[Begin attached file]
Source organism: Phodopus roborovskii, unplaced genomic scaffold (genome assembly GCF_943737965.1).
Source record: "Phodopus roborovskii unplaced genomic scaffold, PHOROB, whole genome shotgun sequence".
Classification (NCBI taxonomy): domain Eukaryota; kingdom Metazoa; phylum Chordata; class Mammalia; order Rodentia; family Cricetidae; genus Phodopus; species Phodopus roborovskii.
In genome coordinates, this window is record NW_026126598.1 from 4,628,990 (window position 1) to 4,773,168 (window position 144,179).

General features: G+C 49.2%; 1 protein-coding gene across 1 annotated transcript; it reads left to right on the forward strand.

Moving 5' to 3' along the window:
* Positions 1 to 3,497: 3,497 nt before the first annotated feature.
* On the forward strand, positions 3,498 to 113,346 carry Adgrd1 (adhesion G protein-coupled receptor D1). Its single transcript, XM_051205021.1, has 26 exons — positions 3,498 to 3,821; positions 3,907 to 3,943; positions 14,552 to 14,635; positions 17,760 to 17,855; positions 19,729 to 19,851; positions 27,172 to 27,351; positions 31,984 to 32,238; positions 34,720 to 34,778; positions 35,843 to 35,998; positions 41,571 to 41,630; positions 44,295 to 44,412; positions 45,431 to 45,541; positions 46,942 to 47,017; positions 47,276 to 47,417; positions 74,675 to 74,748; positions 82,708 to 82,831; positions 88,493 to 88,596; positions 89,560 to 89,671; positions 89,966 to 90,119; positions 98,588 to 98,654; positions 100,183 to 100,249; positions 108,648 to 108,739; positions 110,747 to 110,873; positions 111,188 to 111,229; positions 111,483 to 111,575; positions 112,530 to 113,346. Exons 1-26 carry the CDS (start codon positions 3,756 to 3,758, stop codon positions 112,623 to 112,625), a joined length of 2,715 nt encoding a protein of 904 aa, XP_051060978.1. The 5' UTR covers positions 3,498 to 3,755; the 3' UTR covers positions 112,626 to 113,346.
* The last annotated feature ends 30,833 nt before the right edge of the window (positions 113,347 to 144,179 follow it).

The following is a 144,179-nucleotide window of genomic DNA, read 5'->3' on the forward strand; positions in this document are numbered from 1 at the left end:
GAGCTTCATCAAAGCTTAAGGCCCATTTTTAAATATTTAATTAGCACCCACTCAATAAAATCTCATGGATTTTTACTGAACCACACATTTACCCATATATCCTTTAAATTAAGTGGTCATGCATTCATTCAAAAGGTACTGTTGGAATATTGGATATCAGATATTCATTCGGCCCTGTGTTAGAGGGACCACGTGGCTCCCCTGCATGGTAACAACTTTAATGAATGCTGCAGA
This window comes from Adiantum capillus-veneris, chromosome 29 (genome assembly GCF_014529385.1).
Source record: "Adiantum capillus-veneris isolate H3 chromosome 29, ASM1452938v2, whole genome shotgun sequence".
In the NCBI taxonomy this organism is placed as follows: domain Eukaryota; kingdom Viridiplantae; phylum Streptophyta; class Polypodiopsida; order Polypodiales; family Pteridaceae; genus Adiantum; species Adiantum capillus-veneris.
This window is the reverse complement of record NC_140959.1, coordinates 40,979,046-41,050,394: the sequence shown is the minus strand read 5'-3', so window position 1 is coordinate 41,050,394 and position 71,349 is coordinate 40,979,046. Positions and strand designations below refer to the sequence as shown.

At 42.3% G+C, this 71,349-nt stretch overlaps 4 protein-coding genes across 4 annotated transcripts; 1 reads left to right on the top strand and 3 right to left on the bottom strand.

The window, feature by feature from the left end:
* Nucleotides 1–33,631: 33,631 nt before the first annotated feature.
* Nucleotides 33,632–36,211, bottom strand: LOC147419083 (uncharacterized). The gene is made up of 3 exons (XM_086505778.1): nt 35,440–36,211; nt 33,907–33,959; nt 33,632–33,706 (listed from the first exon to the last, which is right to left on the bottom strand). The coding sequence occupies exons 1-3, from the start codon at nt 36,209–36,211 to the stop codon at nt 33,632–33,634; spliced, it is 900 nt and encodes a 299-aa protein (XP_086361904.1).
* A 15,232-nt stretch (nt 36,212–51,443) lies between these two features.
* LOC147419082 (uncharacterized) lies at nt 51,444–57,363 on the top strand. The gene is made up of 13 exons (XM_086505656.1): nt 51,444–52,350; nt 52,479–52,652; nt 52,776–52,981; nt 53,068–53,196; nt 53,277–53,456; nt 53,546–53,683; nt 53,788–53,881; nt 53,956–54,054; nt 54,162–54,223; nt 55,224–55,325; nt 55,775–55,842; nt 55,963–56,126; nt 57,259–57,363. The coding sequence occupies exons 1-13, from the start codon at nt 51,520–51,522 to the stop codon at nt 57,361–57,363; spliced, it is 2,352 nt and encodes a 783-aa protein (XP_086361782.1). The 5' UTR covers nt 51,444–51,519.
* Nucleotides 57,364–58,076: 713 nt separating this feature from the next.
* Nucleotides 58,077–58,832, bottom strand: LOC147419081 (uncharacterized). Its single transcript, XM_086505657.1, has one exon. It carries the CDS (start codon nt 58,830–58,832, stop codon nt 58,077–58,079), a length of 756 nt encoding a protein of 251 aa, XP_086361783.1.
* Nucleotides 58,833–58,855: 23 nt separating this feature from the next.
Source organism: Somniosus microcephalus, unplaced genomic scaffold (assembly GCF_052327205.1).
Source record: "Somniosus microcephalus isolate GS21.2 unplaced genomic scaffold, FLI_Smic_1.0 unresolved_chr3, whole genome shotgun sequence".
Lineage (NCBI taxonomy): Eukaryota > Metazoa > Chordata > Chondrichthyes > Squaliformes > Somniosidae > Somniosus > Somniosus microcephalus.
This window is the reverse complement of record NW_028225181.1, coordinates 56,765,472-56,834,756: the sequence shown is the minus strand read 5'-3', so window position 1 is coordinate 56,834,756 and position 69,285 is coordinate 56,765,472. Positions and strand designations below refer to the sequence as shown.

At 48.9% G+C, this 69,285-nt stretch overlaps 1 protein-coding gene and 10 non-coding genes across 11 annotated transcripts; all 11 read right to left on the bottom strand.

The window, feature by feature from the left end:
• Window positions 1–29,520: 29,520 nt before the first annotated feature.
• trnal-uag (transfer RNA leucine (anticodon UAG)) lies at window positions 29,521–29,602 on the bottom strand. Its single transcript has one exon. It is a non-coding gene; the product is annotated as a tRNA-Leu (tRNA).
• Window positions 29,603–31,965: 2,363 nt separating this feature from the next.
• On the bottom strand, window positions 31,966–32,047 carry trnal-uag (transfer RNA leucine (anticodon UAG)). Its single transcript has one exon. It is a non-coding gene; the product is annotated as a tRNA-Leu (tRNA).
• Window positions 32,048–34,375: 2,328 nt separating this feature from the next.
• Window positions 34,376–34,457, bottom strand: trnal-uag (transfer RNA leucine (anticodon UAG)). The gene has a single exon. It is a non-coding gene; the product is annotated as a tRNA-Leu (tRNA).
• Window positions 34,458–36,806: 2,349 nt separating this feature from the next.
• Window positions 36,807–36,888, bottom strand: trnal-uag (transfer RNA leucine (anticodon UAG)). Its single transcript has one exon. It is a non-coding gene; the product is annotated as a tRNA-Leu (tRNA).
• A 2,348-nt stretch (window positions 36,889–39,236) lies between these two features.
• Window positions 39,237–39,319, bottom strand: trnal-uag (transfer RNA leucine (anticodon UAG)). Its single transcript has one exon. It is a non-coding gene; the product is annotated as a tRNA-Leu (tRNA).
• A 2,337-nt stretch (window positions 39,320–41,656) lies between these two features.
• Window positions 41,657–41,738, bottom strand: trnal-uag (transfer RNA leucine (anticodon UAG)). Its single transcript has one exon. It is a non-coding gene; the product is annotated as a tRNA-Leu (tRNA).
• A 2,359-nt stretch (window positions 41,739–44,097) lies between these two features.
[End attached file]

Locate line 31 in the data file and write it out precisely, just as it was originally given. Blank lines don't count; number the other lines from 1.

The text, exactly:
• Window positions 1–29,520: 29,520 nt before the first annotated feature.